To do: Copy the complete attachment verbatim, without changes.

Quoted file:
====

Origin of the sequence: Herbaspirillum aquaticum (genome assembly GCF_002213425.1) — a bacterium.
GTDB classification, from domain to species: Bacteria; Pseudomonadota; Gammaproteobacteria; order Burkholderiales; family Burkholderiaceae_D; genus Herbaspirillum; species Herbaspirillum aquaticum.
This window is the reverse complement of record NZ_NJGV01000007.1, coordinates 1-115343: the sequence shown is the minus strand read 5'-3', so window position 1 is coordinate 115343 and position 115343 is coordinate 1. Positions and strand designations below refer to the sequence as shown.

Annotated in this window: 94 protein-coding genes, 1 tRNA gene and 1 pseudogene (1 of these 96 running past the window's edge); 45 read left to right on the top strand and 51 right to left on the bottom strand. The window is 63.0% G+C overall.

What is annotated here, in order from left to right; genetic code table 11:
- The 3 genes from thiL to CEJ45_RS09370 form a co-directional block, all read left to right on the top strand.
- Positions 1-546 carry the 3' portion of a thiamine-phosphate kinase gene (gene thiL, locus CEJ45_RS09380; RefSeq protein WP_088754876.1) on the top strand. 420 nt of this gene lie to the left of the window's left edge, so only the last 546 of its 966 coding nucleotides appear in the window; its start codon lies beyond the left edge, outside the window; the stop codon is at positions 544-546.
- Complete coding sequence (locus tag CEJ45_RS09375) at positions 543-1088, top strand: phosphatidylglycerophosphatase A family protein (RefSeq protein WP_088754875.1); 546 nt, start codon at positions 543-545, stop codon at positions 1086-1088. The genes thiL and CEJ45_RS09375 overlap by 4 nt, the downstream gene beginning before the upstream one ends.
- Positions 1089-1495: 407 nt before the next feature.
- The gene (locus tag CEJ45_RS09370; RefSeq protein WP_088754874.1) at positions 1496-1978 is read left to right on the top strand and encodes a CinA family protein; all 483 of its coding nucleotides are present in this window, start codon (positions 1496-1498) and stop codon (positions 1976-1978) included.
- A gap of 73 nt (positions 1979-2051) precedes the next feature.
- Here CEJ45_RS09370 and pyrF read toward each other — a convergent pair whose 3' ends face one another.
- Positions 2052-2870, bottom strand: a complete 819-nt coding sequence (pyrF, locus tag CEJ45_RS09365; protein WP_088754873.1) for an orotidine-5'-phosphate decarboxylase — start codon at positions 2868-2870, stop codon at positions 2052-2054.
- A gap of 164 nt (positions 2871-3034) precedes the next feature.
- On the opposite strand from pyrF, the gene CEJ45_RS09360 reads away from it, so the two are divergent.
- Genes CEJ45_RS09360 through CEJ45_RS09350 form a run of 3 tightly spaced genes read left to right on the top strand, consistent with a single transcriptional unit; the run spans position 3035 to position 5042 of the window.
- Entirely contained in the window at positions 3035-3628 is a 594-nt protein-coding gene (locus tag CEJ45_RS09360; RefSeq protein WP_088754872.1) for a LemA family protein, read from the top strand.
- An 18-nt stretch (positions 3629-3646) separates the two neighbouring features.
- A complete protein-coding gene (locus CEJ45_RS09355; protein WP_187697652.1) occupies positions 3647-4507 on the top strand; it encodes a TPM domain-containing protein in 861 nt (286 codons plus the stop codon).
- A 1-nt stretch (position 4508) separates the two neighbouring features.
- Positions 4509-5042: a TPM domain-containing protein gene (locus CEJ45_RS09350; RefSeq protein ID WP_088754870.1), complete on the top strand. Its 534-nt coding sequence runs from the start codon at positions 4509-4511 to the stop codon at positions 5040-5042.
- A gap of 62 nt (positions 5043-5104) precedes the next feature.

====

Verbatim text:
Origin of the sequence: Herbaspirillum aquaticum (genome assembly GCF_002213425.1) — a bacterium.
GTDB classification, from domain to species: Bacteria; Pseudomonadota; Gammaproteobacteria; order Burkholderiales; family Burkholderiaceae_D; genus Herbaspirillum; species Herbaspirillum aquaticum.
This window is the reverse complement of record NZ_NJGV01000007.1, coordinates 1-115343: the sequence shown is the minus strand read 5'-3', so window position 1 is coordinate 115343 and position 115343 is coordinate 1. Positions and strand designations below refer to the sequence as shown.

Annotated in this window: 94 protein-coding genes, 1 tRNA gene and 1 pseudogene (1 of these 96 running past the window's edge); 45 read left to right on the top strand and 51 right to left on the bottom strand. The window is 63.0% G+C overall.

What is annotated here, in order from left to right; genetic code table 11:
- The 3 genes from thiL to CEJ45_RS09370 form a co-directional block, all read left to right on the top strand.
- Positions 1-546 carry the 3' portion of a thiamine-phosphate kinase gene (gene thiL, locus CEJ45_RS09380; RefSeq protein WP_088754876.1) on the top strand. 420 nt of this gene lie to the left of the window's left edge, so only the last 546 of its 966 coding nucleotides appear in the window; its start codon lies beyond the left edge, outside the window; the stop codon is at positions 544-546.
- Complete coding sequence (locus tag CEJ45_RS09375) at positions 543-1088, top strand: phosphatidylglycerophosphatase A family protein (RefSeq protein WP_088754875.1); 546 nt, start codon at positions 543-545, stop codon at positions 1086-1088. The genes thiL and CEJ45_RS09375 overlap by 4 nt, the downstream gene beginning before the upstream one ends.
- Positions 1089-1495: 407 nt before the next feature.
- The gene (locus tag CEJ45_RS09370; RefSeq protein WP_088754874.1) at positions 1496-1978 is read left to right on the top strand and encodes a CinA family protein; all 483 of its coding nucleotides are present in this window, start codon (positions 1496-1498) and stop codon (positions 1976-1978) included.
- A gap of 73 nt (positions 1979-2051) precedes the next feature.
- Here CEJ45_RS09370 and pyrF read toward each other — a convergent pair whose 3' ends face one another.
- Positions 2052-2870, bottom strand: a complete 819-nt coding sequence (pyrF, locus tag CEJ45_RS09365; protein WP_088754873.1) for an orotidine-5'-phosphate decarboxylase — start codon at positions 2868-2870, stop codon at positions 2052-2054.
- A gap of 164 nt (positions 2871-3034) precedes the next feature.
- On the opposite strand from pyrF, the gene CEJ45_RS09360 reads away from it, so the two are divergent.
- Genes CEJ45_RS09360 through CEJ45_RS09350 form a run of 3 tightly spaced genes read left to right on the top strand, consistent with a single transcriptional unit; the run spans position 3035 to position 5042 of the window.
- Entirely contained in the window at positions 3035-3628 is a 594-nt protein-coding gene (locus tag CEJ45_RS09360; RefSeq protein WP_088754872.1) for a LemA family protein, read from the top strand.
- An 18-nt stretch (positions 3629-3646) separates the two neighbouring features.
- A complete protein-coding gene (locus CEJ45_RS09355; protein WP_187697652.1) occupies positions 3647-4507 on the top strand; it encodes a TPM domain-containing protein in 861 nt (286 codons plus the stop codon).
- A 1-nt stretch (position 4508) separates the two neighbouring features.
- Positions 4509-5042: a TPM domain-containing protein gene (locus CEJ45_RS09350; RefSeq protein ID WP_088754870.1), complete on the top strand. Its 534-nt coding sequence runs from the start codon at positions 4509-4511 to the stop codon at positions 5040-5042.
- A gap of 62 nt (positions 5043-5104) precedes the next feature.